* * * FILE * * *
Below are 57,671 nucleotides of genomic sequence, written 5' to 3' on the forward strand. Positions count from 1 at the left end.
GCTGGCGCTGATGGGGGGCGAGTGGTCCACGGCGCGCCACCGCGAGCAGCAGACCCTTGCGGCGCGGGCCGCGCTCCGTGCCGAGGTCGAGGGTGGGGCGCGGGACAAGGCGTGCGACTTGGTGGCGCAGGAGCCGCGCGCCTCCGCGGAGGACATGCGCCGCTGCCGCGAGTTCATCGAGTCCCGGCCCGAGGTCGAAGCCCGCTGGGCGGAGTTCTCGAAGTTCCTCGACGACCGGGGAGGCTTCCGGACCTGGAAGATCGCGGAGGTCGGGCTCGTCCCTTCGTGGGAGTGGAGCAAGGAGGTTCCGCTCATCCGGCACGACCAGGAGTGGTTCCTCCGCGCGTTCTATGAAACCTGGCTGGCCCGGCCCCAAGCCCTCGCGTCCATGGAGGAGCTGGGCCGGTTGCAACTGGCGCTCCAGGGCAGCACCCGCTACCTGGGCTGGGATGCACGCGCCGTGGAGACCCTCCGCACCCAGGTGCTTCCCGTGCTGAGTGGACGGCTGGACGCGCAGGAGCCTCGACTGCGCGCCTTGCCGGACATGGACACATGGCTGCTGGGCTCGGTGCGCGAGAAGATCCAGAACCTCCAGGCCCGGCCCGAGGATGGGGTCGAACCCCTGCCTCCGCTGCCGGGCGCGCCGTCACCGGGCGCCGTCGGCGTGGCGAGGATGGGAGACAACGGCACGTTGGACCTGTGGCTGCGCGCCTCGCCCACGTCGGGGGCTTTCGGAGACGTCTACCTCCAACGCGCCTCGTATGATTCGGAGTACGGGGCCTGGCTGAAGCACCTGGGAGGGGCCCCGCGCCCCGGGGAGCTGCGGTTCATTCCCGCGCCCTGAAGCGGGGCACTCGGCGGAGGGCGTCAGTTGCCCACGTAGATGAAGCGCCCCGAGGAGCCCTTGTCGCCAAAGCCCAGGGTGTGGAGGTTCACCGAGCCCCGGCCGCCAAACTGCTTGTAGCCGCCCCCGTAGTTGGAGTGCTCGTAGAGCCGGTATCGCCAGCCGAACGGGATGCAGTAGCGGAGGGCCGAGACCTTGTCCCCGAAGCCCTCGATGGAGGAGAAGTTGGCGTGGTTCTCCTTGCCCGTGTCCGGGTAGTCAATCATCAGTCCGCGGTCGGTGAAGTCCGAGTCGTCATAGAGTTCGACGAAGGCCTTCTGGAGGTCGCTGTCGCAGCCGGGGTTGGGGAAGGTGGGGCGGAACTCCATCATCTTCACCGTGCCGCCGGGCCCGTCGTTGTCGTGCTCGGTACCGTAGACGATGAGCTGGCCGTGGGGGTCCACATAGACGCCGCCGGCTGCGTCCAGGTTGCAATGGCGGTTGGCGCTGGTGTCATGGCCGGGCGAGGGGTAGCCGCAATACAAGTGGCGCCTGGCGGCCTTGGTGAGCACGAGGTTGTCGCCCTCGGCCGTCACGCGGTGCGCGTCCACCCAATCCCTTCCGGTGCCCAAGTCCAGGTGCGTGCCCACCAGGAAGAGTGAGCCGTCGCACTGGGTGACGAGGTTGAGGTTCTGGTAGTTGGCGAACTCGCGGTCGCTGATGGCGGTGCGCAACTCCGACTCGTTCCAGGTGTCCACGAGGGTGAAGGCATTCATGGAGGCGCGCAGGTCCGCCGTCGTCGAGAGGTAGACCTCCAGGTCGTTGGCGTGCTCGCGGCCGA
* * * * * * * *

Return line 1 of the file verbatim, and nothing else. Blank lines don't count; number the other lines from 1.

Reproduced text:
Below are 57,671 nucleotides of genomic sequence, written 5' to 3' on the forward strand. Positions count from 1 at the left end.